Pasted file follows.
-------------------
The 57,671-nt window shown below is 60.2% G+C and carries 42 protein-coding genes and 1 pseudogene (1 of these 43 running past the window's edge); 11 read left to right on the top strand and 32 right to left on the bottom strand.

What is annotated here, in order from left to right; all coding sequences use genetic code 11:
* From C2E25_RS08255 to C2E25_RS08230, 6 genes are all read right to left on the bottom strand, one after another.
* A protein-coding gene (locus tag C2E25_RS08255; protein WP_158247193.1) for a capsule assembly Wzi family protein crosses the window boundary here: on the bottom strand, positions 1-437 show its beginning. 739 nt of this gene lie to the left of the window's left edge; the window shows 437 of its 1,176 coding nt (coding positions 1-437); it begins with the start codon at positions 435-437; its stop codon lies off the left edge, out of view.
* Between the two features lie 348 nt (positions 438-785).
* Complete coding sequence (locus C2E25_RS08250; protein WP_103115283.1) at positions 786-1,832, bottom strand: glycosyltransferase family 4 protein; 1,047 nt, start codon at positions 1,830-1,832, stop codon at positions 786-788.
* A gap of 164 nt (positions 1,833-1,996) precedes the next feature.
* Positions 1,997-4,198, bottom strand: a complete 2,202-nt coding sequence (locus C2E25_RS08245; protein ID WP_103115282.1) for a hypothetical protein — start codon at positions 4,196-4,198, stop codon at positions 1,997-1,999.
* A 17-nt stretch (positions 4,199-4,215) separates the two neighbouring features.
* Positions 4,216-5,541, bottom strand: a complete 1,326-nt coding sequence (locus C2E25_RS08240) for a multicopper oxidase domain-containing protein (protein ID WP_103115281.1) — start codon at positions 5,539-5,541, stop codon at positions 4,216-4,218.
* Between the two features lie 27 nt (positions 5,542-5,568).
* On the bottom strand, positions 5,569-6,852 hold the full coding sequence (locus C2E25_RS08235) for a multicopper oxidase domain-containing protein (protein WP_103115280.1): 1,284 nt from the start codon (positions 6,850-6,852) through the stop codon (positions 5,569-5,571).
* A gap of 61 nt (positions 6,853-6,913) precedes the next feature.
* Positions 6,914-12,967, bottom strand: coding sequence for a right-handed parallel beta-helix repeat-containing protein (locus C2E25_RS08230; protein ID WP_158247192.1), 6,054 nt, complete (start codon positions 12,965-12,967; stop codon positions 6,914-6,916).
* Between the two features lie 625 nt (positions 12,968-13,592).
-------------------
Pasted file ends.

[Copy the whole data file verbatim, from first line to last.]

The 57,671-nt window shown below is 60.2% G+C and carries 42 protein-coding genes and 1 pseudogene (1 of these 43 running past the window's edge); 11 read left to right on the top strand and 32 right to left on the bottom strand.

What is annotated here, in order from left to right; all coding sequences use genetic code 11:
* From C2E25_RS08255 to C2E25_RS08230, 6 genes are all read right to left on the bottom strand, one after another.
* A protein-coding gene (locus tag C2E25_RS08255; protein WP_158247193.1) for a capsule assembly Wzi family protein crosses the window boundary here: on the bottom strand, positions 1-437 show its beginning. 739 nt of this gene lie to the left of the window's left edge; the window shows 437 of its 1,176 coding nt (coding positions 1-437); it begins with the start codon at positions 435-437; its stop codon lies off the left edge, out of view.
* Between the two features lie 348 nt (positions 438-785).
* Complete coding sequence (locus C2E25_RS08250; protein WP_103115283.1) at positions 786-1,832, bottom strand: glycosyltransferase family 4 protein; 1,047 nt, start codon at positions 1,830-1,832, stop codon at positions 786-788.
* A gap of 164 nt (positions 1,833-1,996) precedes the next feature.
* Positions 1,997-4,198, bottom strand: a complete 2,202-nt coding sequence (locus C2E25_RS08245; protein ID WP_103115282.1) for a hypothetical protein — start codon at positions 4,196-4,198, stop codon at positions 1,997-1,999.
* A 17-nt stretch (positions 4,199-4,215) separates the two neighbouring features.
* Positions 4,216-5,541, bottom strand: a complete 1,326-nt coding sequence (locus C2E25_RS08240) for a multicopper oxidase domain-containing protein (protein ID WP_103115281.1) — start codon at positions 5,539-5,541, stop codon at positions 4,216-4,218.
* Between the two features lie 27 nt (positions 5,542-5,568).
* On the bottom strand, positions 5,569-6,852 hold the full coding sequence (locus C2E25_RS08235) for a multicopper oxidase domain-containing protein (protein WP_103115280.1): 1,284 nt from the start codon (positions 6,850-6,852) through the stop codon (positions 5,569-5,571).
* A gap of 61 nt (positions 6,853-6,913) precedes the next feature.
* Positions 6,914-12,967, bottom strand: coding sequence for a right-handed parallel beta-helix repeat-containing protein (locus C2E25_RS08230; protein ID WP_158247192.1), 6,054 nt, complete (start codon positions 12,965-12,967; stop codon positions 6,914-6,916).
* Between the two features lie 625 nt (positions 12,968-13,592).